When characters kill things that are still under a god's protection, steal or deface holy items, exhibit extreme hubris, or otherwise act in a way that invites divine retribution, they gain either Nemesis or Doom, proportional to how severe the transgression.

Nemesis is a die (in whatever system you use, likely a d20), that the GM keeps in reserve to use against you at a very inopportune time: an important Save, a crucial attack roll, a dangerous kill check, etc. This roll can be whatever the GM dictates (although it probably shouldn't generate critical hits). Nemesis inflicted for any particular act range from 1 to 5, depending on severity.

Nemesis dice never expire. They can be held onto and hoarded until a truly critical moment. The GM has discretion for what fate this entails. Nemesis can be removed by making amends with the offended god, by the various ways one might do so (material sacrifices, blood prices, donating to charity, self-flagellation, etc.). Or, Nemesis can be removed by getting another god to get the offended one off your back. The champions of gods in this way are like the international diplomats of the religious world. They have a certain amount of immunity before they're expelled.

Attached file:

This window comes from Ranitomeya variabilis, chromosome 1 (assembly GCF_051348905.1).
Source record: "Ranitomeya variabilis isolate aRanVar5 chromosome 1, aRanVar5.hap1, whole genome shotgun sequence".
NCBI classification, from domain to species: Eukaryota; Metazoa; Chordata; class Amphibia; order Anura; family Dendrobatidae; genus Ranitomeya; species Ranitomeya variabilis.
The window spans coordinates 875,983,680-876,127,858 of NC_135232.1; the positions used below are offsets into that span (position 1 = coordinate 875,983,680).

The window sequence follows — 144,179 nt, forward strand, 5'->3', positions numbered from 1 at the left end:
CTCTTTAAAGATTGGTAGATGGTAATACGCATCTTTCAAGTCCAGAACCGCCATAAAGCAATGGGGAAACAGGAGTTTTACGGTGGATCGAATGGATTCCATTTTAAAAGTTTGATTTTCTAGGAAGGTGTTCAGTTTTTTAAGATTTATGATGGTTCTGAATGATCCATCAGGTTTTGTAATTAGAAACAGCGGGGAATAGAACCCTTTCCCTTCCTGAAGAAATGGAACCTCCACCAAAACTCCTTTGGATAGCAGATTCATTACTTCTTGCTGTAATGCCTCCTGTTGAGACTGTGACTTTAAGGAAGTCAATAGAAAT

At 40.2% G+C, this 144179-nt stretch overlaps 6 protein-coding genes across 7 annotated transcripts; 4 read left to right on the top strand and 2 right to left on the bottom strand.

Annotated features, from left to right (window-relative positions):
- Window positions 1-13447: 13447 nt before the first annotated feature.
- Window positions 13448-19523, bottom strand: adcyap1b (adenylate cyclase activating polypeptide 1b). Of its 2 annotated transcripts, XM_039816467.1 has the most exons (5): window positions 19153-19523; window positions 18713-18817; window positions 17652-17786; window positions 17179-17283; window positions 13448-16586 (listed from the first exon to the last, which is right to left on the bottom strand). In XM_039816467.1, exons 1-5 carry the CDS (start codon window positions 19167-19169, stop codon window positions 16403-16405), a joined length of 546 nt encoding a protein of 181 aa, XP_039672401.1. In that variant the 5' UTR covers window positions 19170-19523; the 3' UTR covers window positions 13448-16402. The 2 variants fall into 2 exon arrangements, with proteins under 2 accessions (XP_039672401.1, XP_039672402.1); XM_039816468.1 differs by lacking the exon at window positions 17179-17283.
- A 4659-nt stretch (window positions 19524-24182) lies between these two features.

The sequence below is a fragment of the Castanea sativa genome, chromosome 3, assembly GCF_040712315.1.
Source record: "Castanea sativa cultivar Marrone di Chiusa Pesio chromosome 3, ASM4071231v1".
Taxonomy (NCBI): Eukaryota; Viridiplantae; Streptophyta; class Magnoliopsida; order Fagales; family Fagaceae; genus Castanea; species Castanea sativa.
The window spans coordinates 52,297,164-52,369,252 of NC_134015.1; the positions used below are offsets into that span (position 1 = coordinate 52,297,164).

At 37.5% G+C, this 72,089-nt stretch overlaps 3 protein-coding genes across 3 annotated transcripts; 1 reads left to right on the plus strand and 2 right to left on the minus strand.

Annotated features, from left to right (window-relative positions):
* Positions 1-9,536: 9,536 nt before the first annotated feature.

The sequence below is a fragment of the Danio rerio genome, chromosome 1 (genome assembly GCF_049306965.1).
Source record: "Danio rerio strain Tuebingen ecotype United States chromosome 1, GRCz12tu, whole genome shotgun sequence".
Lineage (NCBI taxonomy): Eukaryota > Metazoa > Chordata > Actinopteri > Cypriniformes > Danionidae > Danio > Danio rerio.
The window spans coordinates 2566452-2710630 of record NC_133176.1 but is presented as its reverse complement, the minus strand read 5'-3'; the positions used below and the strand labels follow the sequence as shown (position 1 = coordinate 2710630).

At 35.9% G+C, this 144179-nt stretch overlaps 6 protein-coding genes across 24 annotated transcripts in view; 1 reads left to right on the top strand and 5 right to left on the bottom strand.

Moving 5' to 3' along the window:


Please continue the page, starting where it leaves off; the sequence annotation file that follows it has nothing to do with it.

The player-character find out how much Nemesis they have when they next sleep or long rest. It's not immediately apparent how much Nemesis a certain act has produced. Until this point, the GM cannot use Nemesis on that respective character.

Examples of acts that might produce Nemesis: 

  • Killing someone. (Everyone's got a god. Maybe even if they attacked first. Do all the gods recognize a mortal's argument of self-defense? Probably not.)
  • Touching a dead body. Maybe even looking at one. Maybe even mentioning a dead person's name.
  • Cursing a god. Cursing The gods. Cursing God.
  • Taking treasure from a place that has not been de-sanctified by a cleric.
  • Beating up a priest, monk, druid, pilgrim, or other holy person.
  • Killing a sacred stag, favored animal, or "monster" considered holy to a god (without the proper ritual beforehand).
  • Supporting, being around, or being associated with somebody with active Nemesis. The closer you are, the more it radiates.
  • Expressing hubris.